Lesson Tee: Clubs Going The Same Distance

Aaron Ungvarsky

Aaron Ungvarsky

PGA of America Professional, SwingU Instructor

At Swing-U, we have students ask all the time about how they can improve contact and trajectory; some even ask why they seem to hit so many clubs the same distance. They are shocked when they realize the answer has less to do with any swing changes and more so the way they address the ball.

You can improve your contact and become more consistent by solidifying a proper ball position. Improper ball position can add or take away loft at impact, resulting in carry distances getting bunched. The player will not see the yardage spread between lofts that is needed to make all the clubs in the bag worth having.

Let’s take a look at a student that was hitting his wedges to high and short, recently losing 10 yards on a sand wedge, which is a big deal. His spin and control were affected by poor ball position.

The red, yellow, and green lines represent poor, acceptable and optimal ball positions, respectively. Since the student is hitting his wedge and noticing highe-than-normal flight with less spin, we can automatically look to setup and start searching for clues as to why the ball is behaving differently with no report of a different feeling in the players swing.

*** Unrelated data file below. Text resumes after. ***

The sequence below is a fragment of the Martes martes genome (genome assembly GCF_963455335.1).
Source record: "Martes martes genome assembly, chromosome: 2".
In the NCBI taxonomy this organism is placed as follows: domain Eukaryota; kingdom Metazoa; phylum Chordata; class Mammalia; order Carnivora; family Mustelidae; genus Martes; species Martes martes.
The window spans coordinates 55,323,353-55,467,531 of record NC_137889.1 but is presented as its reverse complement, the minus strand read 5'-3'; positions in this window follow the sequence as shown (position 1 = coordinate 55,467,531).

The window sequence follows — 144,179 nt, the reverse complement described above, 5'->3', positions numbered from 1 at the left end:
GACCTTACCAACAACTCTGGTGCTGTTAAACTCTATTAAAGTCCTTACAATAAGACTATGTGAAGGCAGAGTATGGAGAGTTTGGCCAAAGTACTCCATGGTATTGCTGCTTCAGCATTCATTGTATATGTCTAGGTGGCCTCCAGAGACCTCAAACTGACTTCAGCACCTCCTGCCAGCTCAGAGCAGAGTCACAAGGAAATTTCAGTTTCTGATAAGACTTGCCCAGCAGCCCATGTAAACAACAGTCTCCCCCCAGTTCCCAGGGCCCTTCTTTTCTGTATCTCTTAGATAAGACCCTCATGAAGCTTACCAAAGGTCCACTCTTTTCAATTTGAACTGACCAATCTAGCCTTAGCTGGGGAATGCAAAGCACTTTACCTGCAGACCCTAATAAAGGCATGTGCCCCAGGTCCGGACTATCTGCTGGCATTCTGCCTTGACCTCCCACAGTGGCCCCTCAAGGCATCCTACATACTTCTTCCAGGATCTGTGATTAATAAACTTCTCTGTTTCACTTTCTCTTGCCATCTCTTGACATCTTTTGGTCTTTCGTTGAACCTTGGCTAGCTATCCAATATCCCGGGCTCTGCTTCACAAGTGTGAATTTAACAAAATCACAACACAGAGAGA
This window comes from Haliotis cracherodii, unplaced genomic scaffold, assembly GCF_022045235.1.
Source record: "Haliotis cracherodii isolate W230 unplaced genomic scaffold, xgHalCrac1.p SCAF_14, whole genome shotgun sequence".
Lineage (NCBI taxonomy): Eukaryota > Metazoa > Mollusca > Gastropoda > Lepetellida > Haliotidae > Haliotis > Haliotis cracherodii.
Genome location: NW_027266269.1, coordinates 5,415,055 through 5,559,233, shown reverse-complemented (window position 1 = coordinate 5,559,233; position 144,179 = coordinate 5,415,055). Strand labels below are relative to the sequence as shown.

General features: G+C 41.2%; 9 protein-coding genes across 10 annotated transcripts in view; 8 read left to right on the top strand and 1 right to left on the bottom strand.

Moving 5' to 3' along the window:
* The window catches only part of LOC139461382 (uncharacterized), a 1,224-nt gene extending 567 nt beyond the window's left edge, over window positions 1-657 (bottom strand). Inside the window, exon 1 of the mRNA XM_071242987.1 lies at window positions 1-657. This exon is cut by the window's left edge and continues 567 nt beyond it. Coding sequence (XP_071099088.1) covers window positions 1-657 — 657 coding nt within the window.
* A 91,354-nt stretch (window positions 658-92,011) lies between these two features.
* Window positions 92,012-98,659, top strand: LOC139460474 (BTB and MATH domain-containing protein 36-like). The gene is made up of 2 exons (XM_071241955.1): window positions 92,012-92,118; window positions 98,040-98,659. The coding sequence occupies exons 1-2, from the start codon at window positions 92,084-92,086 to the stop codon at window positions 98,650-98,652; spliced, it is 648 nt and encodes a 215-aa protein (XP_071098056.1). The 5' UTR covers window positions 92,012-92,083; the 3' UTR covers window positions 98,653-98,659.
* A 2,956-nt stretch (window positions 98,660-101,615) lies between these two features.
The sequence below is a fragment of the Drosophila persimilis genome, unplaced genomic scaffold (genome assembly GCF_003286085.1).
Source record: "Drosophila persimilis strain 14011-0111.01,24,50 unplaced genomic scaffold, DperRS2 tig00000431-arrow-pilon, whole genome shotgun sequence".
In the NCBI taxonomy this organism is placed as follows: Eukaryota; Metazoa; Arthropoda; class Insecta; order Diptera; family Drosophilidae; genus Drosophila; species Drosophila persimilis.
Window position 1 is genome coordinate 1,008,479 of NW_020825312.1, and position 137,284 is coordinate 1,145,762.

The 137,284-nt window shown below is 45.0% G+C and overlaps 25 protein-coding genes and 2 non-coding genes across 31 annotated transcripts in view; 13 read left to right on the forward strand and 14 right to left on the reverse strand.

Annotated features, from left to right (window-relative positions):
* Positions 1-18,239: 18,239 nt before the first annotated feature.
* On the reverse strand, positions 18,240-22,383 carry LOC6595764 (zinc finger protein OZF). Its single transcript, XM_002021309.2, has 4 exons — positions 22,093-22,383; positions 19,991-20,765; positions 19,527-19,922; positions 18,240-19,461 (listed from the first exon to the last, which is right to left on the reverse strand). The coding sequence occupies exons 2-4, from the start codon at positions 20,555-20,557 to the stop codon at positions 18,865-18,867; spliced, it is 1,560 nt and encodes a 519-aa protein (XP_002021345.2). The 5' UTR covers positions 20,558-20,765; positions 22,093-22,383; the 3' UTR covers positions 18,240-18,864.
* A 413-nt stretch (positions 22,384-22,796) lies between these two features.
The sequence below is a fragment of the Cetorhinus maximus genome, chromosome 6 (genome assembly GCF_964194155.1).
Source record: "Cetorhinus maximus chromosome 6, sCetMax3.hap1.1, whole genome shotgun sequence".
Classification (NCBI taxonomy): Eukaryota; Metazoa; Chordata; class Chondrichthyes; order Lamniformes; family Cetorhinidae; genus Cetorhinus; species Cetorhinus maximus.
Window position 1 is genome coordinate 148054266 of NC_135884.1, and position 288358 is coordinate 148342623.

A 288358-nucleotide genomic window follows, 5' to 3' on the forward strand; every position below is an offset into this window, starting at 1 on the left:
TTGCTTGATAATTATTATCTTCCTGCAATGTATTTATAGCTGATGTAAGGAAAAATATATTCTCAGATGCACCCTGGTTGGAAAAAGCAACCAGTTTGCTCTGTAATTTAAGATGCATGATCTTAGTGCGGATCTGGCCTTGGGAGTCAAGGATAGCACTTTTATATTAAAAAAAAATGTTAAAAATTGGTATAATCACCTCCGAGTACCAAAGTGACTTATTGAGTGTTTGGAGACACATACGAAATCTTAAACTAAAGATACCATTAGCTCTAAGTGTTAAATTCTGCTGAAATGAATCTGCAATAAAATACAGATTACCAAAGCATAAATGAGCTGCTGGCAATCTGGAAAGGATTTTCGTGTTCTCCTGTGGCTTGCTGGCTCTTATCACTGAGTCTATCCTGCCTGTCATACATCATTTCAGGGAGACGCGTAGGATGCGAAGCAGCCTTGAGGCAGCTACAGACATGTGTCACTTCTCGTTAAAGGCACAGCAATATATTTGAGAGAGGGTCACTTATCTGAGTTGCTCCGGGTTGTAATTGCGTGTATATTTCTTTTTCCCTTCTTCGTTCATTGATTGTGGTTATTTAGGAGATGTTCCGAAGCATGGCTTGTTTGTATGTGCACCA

Having the ball position near where a long iron or fairway wood should be played will determine the angle of attack and spin rates. 

With a wedge, it is important the ball position is back of center.  First, since the wedge is a shorter club the low point of the swing is further back. Second, the angle of attack should be steeper with a full wedge shot, this will ensure ball-first contact and that the ball is forced up the grooves (maximizing spin).

A forward ball position will also have an impact on how the body moves in the swing as well.

The white line was the student’s spine angle at address. We can see that at and after impact he needed to pivot away from the target, tilting the spine backward. This adds loft to the club and can also produce a low-spinning or knuckle-ball-like golf shot — the spin rate with a wedge helps us control distance and trajectory. The red arrow is the flight the ball is traveling on with the poor body motion. The green arrow is the optimal trajectory from the correct ball position.

Before you go and try and make swing changes, make sure to double check your ball position. A good rule of thumb is 7-8-irons in the center of your stance, and for every club adjustment, you go up or down move it one ball width. 

This will result in a 6-iron being a ball-width ahead of center and a pitching wedge would be two ball-widths behind center. Play around and tweak the position you play different clubs from to find the right scale that works for your swing.